Keeping Dry and Staying Warm, Researching and writing our book and training programme has been a long journey.
Along the way we have consulted many garment and fabric manufacturers, academics, physiologists, professional outdoor instructors and guides and retailers. There is a constant flow of emails between the key writers discussing and debating to ensure that we are in consensus on all points and issues.
It is vital though to understand what you, as the purchaser and user of garments do and don’t understand about how they do and don’t work and why. There are so many competing marketing claims so differentiating fact from fiction is tough. During our first KDSW workshop in November 2017 we began by asking all the outdoor professionals (three UIAGM guides, and 10 AMI and 11 BAIML’s) what they didn’t know and understand; using Post-it notes, we gathered 32 points from the 24 people there.
In order to get closer to the customer we have Outdoor Gear Coach on Facebook and other social media. But talking to the people who are selling gear is important. We have a long-standing arrangement/relationship with Climbers’ Shop/Joe Brown. A recent conversation with Paul Casey,
and Nick, the general manager and buyer, and Brian, the Ambleside shop manager, produced some interesting information between us which we would like to share.
Mike’s story: Experience of Waterproof garments
I wanted to find out what it is Climbers’ Shop customers do and don’t understand. I opened up by talking frankly about the period when I switched from being a Sympatex® licensee to a GORE-TEX® licensee. I said I thought that since it was first introduced, the “Guaranteed to keep you dry” claim is perhaps now treated too literally.
Back in 1990, I had heard on the grapevine that there was going to be a launch of a new standard of GORE-TEX® items, called ‘Guaranteed to keep you dry’. Some manufacturers that I knew were muttering about the requirements to make this new standard. From my part I could see that W.L.Gore Inc had an enormous amount of expertise and were going to take things to the next level: I wanted to be a part of this big step forward. To be honest, waterproof garment design and construction was still in a primitive state in the late 80s, although all the problems of leaking through soiling (with the release of 2nd generation GORE-TEX®) had been overcome, taped seam sealing and the cross-over points were still problem areas. (For the full story see Waterproof Jacket Part 2) Additionally, and most important, garment construction by each of the garment manufacturers was very variable and garments often leaked because of complex seams which weren’t taped. What Gore did at this point was improve all the taping processes, set standards and also put together a final test of the finished garments which the manufacturers had to submit garments for test. And to redesign if they failed. A special very high rain tower was constructed by W.L.Gore, ensuring the rain droplets reached maximum velocity when they hit the garment on the dummy. In addition, water was sprayed horizontally at a rotating dummy at a Pounds per Square Inch (PSI) pressure which equated with the very highest wind speeds possible in the outdoors. Results: very much better garments. Hence the confidence in the guarantee. It should also be said that over time, all manufacturers of all brands of garments benefited from this increase of design expertise.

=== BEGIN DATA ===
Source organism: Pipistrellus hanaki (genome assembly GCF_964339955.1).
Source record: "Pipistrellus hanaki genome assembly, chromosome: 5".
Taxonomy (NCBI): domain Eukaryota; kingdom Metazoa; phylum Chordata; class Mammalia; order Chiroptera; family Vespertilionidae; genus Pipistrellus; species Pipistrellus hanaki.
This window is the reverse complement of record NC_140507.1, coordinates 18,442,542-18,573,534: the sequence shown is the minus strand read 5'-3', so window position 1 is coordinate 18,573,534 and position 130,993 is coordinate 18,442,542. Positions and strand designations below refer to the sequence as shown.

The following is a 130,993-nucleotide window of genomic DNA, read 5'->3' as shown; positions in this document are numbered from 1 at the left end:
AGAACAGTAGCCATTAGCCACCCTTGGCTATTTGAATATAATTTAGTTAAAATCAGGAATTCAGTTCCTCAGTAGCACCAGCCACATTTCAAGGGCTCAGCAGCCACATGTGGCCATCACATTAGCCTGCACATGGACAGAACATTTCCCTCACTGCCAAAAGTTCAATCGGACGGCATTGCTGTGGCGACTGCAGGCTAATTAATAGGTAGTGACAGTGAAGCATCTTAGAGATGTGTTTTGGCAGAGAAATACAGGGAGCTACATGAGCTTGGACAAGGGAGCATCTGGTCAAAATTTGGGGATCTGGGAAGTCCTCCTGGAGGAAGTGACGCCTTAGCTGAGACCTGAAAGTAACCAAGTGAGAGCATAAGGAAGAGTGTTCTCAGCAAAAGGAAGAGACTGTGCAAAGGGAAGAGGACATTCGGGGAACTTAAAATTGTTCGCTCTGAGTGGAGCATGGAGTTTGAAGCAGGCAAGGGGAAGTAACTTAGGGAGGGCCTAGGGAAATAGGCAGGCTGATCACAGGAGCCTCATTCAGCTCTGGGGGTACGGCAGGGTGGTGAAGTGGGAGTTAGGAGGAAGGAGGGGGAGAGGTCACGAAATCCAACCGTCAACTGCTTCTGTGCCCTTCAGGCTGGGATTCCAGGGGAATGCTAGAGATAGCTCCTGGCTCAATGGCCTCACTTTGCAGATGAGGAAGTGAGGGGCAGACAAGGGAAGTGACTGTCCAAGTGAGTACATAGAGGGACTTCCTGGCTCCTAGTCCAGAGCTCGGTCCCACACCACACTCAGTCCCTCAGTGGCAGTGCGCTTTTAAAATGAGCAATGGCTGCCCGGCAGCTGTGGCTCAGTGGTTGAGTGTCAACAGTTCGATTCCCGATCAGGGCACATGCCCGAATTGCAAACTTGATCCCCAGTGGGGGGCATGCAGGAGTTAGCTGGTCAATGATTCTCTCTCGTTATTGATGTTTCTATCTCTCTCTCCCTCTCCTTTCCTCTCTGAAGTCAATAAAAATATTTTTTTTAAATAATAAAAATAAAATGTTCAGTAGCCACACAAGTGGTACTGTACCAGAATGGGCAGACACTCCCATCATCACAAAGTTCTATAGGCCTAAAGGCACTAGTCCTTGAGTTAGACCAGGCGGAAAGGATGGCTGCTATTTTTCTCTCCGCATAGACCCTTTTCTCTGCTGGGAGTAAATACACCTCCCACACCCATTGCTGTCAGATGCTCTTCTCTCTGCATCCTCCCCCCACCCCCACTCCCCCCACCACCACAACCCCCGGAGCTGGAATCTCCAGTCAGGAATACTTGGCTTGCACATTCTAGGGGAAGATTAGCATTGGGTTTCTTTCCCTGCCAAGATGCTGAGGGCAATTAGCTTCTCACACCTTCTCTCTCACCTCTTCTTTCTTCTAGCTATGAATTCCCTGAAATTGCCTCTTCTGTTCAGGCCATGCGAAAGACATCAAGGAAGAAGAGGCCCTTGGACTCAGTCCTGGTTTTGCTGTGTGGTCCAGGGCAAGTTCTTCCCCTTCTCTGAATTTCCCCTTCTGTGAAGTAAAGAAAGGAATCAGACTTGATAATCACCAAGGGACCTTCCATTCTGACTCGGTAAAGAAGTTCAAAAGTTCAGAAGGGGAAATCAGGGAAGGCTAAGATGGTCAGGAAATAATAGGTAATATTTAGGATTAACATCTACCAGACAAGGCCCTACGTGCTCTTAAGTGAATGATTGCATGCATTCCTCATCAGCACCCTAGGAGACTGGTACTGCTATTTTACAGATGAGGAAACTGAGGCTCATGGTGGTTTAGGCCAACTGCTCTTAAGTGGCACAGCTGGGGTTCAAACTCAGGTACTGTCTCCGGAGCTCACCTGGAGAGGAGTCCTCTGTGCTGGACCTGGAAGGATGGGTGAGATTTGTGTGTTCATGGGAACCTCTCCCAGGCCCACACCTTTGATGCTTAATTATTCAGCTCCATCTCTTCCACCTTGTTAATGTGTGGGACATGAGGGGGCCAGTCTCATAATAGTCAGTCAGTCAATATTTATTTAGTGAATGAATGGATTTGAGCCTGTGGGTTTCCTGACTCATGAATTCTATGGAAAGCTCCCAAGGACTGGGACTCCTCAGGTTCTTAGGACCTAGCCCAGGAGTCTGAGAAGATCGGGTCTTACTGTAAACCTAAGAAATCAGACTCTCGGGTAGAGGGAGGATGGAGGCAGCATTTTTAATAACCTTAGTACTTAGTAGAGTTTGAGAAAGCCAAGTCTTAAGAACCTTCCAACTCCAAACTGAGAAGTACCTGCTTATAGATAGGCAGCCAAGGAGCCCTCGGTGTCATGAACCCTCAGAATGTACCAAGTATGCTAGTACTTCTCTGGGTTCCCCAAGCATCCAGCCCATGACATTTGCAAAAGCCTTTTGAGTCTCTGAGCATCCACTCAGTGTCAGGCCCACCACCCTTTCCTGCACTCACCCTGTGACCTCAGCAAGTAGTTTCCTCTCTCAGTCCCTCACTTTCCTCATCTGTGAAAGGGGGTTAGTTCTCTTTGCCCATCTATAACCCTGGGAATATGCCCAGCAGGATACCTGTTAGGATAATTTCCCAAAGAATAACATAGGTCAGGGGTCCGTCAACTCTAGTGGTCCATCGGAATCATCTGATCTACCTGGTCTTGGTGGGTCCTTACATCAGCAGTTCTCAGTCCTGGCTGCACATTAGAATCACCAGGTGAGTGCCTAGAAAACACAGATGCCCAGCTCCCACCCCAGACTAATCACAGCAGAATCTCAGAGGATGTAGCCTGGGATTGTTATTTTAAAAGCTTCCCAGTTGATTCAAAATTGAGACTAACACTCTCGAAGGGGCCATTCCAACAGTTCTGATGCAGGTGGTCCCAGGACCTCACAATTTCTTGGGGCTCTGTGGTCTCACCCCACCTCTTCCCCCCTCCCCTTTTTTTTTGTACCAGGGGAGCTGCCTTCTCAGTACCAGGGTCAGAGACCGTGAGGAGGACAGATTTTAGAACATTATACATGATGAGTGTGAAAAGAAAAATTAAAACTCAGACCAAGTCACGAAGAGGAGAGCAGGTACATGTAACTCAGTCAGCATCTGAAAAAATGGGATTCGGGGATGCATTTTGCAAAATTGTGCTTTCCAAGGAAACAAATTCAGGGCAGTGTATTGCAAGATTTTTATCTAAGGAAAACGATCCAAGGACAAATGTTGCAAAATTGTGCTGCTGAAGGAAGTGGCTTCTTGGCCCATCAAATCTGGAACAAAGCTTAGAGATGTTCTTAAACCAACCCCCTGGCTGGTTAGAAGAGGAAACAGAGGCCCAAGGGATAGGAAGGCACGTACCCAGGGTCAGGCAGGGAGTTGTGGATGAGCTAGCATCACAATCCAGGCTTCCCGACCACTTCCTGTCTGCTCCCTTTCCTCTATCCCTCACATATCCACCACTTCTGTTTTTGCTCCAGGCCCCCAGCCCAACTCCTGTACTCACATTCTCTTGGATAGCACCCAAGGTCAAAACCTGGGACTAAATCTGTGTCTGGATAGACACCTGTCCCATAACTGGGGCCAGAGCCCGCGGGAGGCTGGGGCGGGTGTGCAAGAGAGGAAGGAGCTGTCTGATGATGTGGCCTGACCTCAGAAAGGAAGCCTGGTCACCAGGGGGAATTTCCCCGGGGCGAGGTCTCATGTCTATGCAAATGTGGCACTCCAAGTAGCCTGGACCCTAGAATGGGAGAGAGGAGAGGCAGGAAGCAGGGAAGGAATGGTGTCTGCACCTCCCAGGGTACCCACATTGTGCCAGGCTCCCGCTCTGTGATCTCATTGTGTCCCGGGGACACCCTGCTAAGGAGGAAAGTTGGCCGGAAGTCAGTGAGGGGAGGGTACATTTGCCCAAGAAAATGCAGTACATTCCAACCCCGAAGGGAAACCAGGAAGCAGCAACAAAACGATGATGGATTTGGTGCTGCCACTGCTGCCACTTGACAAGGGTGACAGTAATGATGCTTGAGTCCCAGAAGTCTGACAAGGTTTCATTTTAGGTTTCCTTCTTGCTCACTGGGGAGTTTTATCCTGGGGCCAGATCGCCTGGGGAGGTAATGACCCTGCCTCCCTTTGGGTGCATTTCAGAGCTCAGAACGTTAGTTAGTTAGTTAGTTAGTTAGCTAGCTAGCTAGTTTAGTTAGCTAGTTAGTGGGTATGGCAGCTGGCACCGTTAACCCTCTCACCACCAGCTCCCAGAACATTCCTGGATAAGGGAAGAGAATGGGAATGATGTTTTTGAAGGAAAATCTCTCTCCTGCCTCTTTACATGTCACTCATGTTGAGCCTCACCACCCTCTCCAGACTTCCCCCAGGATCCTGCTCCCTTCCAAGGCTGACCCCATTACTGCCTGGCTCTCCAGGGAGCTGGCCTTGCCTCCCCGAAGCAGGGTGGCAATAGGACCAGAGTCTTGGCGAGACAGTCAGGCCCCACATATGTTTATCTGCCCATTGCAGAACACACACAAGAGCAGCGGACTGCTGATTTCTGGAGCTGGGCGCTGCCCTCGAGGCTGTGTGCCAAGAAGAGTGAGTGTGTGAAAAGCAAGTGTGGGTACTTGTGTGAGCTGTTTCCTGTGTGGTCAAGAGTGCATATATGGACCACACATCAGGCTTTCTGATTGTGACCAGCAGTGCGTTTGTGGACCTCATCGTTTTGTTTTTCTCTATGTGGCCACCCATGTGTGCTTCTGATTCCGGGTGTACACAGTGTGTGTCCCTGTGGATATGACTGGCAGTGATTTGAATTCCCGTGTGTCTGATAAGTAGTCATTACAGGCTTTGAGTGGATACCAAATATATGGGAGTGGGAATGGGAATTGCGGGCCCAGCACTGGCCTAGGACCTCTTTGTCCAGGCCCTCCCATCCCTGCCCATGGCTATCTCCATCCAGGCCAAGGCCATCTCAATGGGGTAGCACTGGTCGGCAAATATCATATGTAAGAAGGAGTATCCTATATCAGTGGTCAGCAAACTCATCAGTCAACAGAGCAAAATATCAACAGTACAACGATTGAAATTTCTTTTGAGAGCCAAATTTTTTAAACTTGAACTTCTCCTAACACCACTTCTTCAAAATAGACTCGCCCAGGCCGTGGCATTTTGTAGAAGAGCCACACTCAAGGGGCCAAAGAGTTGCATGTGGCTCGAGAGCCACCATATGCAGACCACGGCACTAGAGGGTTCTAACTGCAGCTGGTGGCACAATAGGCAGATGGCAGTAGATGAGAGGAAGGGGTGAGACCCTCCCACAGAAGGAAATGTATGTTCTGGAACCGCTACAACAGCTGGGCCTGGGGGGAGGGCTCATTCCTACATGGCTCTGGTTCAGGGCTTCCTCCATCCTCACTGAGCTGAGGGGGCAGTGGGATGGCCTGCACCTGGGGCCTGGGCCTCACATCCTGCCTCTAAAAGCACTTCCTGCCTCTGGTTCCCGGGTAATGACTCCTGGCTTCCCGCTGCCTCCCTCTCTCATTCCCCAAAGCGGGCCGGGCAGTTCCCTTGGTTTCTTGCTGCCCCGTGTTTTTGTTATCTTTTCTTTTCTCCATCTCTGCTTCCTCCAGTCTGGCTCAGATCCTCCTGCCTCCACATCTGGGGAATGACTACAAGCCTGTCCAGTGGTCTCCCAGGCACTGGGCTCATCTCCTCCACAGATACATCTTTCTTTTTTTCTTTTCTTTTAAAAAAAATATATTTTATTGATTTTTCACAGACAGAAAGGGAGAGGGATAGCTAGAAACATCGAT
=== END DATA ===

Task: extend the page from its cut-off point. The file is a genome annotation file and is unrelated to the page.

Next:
Paul Casey, Climbers’ Shop owner replied, ‘ Yes but that was also followed up by a very extensive training programme, where they emphasised not only the outer fabric but the need for use of all the different layers in the right way from base layer to middle layers et cetera. However that training no longer continues and I think if we are honest we also as a retailer have stopped talking about it. We know about it but it’s no longer part of our dialogue with customers. That’s why we are working with you Mike, as Outdoor Gear Coach and we are looking forward to further extending our expertise to guide customers with their purchases.’
We asked our USA editor Chuck Kukla, his thoughts on this matter of customer understanding.
“When I talk about this in-store I often use the phrase, ‘the water does not always make it out of your layers’. When I say that it takes people by surprise. But it also explains their experience to some extent. They read the ‘ads’ which do not match their experience, so something must be ‘broken’ or not working. Then I explain that breathability and ‘mvtr’ are useful parameters but it’s an incomplete picture. Personal layering and garment adjustment skills are an important part of the broader picture.
Chris Townsend ,TGO Gear Expert commented: Chuck’s comment reminds me of someone complaining their waterproof wasn’t breathable enough because their base layer was wet,
even though their midlayer was dry! They wouldn’t accept that the moisture had never made it as far as the waterproof. Expectations are high!